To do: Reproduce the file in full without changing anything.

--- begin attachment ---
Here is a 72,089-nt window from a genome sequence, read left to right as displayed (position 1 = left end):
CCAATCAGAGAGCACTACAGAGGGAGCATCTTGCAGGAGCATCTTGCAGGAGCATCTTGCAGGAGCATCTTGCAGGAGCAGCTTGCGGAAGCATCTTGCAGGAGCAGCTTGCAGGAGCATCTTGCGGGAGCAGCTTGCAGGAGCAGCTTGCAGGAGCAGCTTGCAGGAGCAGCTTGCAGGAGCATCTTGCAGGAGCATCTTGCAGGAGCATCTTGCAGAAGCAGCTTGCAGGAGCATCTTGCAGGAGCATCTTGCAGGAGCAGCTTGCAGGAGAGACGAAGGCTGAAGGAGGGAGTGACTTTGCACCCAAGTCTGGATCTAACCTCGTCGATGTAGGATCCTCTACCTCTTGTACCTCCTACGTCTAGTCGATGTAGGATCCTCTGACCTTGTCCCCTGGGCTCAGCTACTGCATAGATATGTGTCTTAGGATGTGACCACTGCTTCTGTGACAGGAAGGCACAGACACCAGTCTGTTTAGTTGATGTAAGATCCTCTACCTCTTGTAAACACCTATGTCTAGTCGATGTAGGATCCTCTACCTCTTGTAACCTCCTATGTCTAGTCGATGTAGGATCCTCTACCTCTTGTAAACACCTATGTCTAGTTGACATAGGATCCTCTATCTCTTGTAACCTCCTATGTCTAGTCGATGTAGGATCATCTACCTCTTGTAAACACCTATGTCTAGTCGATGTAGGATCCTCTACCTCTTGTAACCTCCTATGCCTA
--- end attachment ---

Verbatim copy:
Here is a 72,089-nt window from a genome sequence, read left to right as displayed (position 1 = left end):
CCAATCAGAGAGCACTACAGAGGGAGCATCTTGCAGGAGCATCTTGCAGGAGCATCTTGCAGGAGCATCTTGCAGGAGCAGCTTGCGGAAGCATCTTGCAGGAGCAGCTTGCAGGAGCATCTTGCGGGAGCAGCTTGCAGGAGCAGCTTGCAGGAGCAGCTTGCAGGAGCAGCTTGCAGGAGCATCTTGCAGGAGCATCTTGCAGGAGCATCTTGCAGAAGCAGCTTGCAGGAGCATCTTGCAGGAGCATCTTGCAGGAGCAGCTTGCAGGAGAGACGAAGGCTGAAGGAGGGAGTGACTTTGCACCCAAGTCTGGATCTAACCTCGTCGATGTAGGATCCTCTACCTCTTGTACCTCCTACGTCTAGTCGATGTAGGATCCTCTGACCTTGTCCCCTGGGCTCAGCTACTGCATAGATATGTGTCTTAGGATGTGACCACTGCTTCTGTGACAGGAAGGCACAGACACCAGTCTGTTTAGTTGATGTAAGATCCTCTACCTCTTGTAAACACCTATGTCTAGTCGATGTAGGATCCTCTACCTCTTGTAACCTCCTATGTCTAGTCGATGTAGGATCCTCTACCTCTTGTAAACACCTATGTCTAGTTGACATAGGATCCTCTATCTCTTGTAACCTCCTATGTCTAGTCGATGTAGGATCATCTACCTCTTGTAAACACCTATGTCTAGTCGATGTAGGATCCTCTACCTCTTGTAACCTCCTATGCCTA